Greek Hero: Bellerophon

The heroes of Greek myth are more than human, yet less than gods. However, using their supernatural powers for protection and war, they are and were praised as religious symbols, giving them a demigod-like status. Many of the prominent Greek heroes such as Achilles and Odysseus were involved in the famous Trojan War, in which the Achaeans (Greeks) waged war on the city of Troy after Paris of Troy took Helen from her husband Menelaus, king of Sparta. - Bellerophon Image

Bellerophon was a tragic hero of Greek mythology. He was the lovechild of the god of the sea, Poseidon and of the lady Eurynome. He wasraised by Glaucus, the husband of Eurynome, and there was no indication that Bellerophon was not his own child. Growing up, Bellerophon was fascinated by horses and especially the creature known as Pegasus. In his desperation to achieve his goal of attaining Pegasus, he prayed to the gods and goddesses for help and guidance on how he should go about this quest. In his sleep, he was offered a gift from the goddess of wisdom, Athena...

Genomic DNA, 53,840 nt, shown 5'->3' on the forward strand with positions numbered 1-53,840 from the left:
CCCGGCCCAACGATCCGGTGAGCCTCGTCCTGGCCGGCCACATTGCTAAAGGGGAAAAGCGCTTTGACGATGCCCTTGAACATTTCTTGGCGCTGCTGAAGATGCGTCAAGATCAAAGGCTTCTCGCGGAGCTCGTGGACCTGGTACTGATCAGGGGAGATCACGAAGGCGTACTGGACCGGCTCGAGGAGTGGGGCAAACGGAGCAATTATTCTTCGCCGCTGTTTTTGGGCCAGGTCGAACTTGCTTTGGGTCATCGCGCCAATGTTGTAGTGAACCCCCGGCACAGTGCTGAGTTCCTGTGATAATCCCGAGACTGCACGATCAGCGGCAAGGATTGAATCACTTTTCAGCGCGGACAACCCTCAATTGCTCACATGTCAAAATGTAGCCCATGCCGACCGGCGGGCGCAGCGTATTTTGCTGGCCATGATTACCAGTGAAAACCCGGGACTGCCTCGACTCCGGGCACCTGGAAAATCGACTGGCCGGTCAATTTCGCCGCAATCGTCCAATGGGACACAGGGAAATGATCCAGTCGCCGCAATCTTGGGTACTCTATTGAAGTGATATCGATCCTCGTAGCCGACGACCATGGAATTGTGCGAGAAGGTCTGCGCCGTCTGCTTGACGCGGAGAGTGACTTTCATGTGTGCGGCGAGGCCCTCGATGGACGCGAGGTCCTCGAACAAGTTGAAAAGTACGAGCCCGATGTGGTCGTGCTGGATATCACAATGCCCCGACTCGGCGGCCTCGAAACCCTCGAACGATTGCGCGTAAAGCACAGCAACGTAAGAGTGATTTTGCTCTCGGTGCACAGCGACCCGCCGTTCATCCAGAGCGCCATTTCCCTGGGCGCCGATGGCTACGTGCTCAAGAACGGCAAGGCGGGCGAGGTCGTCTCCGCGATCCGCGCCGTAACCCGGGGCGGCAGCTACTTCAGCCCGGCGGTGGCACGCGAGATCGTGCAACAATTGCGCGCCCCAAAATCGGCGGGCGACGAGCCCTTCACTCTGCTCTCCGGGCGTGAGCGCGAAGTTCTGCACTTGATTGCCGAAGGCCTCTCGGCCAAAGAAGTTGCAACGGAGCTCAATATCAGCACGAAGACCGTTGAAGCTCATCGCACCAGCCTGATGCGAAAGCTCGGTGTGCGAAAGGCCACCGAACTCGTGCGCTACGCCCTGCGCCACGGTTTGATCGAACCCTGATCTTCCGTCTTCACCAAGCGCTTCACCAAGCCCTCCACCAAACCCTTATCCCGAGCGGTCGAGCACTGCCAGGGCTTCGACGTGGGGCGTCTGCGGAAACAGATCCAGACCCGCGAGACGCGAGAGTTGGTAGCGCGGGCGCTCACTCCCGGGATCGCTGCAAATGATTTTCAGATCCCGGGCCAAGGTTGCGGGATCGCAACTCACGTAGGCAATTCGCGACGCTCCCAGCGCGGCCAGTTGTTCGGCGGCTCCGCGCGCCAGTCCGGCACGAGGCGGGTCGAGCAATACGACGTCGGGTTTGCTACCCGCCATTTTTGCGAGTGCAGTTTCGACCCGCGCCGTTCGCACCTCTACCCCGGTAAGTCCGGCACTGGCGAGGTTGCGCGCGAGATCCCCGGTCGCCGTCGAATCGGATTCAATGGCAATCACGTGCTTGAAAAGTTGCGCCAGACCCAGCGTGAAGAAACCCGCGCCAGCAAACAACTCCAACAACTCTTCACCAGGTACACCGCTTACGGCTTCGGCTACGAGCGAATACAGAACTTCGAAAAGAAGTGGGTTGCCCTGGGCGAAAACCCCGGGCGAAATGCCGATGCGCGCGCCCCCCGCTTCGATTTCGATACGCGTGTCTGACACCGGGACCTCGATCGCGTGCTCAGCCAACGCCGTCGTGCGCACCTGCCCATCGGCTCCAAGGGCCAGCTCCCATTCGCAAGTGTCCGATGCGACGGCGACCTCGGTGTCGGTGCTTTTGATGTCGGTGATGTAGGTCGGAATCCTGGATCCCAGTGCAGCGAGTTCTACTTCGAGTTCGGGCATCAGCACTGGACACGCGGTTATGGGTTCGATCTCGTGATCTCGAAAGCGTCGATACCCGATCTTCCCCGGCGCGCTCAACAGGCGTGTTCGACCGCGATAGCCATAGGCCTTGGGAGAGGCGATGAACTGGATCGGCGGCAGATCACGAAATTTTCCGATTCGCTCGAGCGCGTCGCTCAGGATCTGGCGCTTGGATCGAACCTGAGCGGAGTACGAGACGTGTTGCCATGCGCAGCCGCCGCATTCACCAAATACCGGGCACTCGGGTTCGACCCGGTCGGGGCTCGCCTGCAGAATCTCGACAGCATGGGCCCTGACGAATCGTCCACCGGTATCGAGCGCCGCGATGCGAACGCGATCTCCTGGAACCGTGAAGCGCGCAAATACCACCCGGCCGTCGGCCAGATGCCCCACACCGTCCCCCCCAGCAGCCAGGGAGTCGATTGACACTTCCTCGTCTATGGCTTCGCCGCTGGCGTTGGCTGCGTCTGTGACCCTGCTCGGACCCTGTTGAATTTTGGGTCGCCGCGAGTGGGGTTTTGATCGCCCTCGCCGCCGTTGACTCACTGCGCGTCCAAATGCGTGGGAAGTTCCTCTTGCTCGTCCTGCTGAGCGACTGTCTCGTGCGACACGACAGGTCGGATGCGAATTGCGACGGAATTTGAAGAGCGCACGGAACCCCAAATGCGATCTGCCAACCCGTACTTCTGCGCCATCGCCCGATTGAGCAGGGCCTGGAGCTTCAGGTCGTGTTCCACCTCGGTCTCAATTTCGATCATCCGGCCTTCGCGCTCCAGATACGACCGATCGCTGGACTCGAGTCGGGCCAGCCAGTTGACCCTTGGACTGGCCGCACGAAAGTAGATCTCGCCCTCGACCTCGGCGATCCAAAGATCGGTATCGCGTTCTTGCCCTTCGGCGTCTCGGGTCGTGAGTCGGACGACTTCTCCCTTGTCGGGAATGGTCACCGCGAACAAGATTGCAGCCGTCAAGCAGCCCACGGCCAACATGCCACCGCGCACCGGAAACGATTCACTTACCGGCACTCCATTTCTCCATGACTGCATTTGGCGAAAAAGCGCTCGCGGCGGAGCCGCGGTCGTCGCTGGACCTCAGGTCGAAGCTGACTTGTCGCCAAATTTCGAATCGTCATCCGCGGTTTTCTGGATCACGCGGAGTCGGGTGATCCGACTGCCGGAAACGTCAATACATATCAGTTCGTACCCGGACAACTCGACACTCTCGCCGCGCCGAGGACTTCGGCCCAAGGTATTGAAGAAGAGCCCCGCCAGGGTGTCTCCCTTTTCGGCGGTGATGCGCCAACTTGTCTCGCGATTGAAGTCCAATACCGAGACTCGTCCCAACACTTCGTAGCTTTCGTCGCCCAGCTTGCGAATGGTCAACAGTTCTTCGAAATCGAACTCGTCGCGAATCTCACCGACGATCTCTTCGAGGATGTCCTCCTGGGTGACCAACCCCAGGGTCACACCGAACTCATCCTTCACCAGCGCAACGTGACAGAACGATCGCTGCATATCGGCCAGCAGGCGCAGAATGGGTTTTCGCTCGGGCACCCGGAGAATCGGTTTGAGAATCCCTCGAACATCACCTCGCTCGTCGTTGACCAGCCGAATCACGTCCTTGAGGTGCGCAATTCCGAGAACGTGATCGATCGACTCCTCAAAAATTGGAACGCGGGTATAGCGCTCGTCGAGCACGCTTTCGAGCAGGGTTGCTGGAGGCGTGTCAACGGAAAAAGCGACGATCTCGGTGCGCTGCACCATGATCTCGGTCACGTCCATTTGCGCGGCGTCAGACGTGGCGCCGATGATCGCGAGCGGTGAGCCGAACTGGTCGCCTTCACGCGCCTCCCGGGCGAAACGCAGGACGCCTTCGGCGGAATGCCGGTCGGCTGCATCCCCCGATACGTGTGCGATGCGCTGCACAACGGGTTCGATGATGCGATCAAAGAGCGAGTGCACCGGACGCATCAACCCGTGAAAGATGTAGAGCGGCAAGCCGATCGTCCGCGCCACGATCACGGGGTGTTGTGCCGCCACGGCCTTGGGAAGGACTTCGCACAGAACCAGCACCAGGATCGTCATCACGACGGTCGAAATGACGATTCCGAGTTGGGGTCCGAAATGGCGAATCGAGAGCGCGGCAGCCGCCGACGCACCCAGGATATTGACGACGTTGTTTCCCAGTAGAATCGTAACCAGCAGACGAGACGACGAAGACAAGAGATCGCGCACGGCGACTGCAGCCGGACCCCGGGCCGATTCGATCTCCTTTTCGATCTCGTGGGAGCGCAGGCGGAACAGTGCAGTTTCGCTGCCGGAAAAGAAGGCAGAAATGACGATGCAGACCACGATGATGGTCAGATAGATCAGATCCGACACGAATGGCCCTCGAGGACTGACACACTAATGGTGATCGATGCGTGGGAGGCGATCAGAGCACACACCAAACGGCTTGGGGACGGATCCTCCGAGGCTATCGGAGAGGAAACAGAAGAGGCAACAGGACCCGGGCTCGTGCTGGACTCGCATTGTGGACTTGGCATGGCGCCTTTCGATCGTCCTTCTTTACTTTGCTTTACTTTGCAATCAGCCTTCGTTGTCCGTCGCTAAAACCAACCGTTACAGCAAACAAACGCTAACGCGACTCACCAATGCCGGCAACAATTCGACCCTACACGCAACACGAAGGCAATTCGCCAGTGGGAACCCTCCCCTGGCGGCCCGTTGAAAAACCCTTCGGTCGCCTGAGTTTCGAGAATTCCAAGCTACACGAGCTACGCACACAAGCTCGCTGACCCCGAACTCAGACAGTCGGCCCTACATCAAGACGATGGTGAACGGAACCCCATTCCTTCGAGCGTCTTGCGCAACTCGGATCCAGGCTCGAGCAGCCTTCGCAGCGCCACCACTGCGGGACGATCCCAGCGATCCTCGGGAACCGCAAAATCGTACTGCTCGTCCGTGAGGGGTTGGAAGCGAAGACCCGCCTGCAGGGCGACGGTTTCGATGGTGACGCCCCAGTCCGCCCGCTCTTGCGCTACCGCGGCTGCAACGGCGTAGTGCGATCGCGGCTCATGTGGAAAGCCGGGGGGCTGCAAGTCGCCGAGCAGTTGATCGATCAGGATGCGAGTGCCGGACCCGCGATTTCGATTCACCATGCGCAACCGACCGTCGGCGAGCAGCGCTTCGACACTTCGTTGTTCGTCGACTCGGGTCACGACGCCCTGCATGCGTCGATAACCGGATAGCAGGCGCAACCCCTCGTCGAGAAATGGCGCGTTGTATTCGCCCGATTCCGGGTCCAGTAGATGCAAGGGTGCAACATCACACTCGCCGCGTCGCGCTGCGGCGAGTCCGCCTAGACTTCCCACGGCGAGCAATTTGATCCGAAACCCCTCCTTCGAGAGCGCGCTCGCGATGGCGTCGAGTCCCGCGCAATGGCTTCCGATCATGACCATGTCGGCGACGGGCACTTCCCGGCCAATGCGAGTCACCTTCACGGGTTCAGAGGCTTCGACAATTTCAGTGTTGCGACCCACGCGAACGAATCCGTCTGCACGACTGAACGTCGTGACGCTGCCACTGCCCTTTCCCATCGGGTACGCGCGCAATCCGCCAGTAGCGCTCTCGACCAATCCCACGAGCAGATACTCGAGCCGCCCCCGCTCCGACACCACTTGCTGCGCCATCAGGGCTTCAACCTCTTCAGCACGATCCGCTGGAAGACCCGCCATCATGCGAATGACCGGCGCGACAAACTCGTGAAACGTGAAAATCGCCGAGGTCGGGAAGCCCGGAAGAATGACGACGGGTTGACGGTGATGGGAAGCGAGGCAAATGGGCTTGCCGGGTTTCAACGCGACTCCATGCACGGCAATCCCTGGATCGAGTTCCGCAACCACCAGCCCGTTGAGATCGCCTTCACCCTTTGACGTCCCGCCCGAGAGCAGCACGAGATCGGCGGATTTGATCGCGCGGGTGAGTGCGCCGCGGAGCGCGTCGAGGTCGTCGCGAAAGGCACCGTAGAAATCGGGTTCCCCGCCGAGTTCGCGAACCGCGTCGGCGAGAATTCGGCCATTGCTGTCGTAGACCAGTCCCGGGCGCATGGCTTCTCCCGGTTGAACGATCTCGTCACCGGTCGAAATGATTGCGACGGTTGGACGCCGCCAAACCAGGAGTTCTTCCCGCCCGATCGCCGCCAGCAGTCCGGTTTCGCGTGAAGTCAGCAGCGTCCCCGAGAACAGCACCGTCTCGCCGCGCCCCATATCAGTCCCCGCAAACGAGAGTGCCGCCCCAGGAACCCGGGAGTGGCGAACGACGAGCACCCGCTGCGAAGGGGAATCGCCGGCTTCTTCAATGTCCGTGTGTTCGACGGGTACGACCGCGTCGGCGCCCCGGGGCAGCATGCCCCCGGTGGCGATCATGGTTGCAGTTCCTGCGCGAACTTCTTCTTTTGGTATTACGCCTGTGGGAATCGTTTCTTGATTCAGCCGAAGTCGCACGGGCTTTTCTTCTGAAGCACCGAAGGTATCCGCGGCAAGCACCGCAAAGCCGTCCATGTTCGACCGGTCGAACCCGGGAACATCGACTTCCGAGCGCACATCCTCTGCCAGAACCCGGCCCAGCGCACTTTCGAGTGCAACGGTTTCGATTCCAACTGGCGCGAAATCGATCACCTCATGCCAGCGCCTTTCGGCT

This gift was that of a golden bridle that would be able to tame any beast. Upon his waking from this dream, he found himself in possession of the bridle and offered the gods Poseidon and Athena sacrifices in thanks for their help but also as for good wishes for the rest of his quest. With the bridle, it was a simple task to tame Pegasus. With his new steed, he went before King Pittheus and asked for the hand of the king’s daughter, Princess Aethra. However, before getting married, he killed a man in a tragic accident. Bellerophon asked for forgiveness from the King and explained the circumstances of the unfortunate death. The king forgave him and let the matter pass as it had been an accident. Not long after, the wife of Pittheus, Stheneboea, attempted to seduce Bellerophon. However, he was an honorable man and rejected her advances. Angered by his response to her seduction, she went to her husband and proclaimed that Bellerophon had tried to seduce her. The king, already having difficulty with Bellerophon’s killing, found this behavior unacceptable. Unfortunately, killing a guest was seen as blasphemy, so he instead wrote a letter to the father of his wife, King Iobates. He requested that Bellerophon deliver the letter. Bellerophon traveled to King Iobates' land without hesitation and was welcomed openly and warmly, not only by the royal family but the townspeople as well. This was problematic for King Iobates because the letter described the transgressions of Bellerophon against Stheneboea. He didn't want to harm a guest either, so he sent Bellerophon on a variety of tasks that were proven to be deadly. One of these included conquering the Chimera. But Bellerophon had the gods and goddesses on his side, so no matter the task, he was victorious. Iobates recognized this and offered Bellerophon half of his kingdom as well as his second daughter, Philonoe to marry in order to make amends. With this great victory over those who doubted him, he felt himself invincible. So invincible in fact that he took to the skies with Pegasus in order to fly to the land of the gods, Olympus. Zeus, god of thunder, ended his stunt quickly and immediately Bellerophon fell and became unable to perform the tasks he had been able to previously. No one wanted to help poor Bellerophon because although he was initially seen as a hero, he had gone against the gods. His tale of one of tragedy.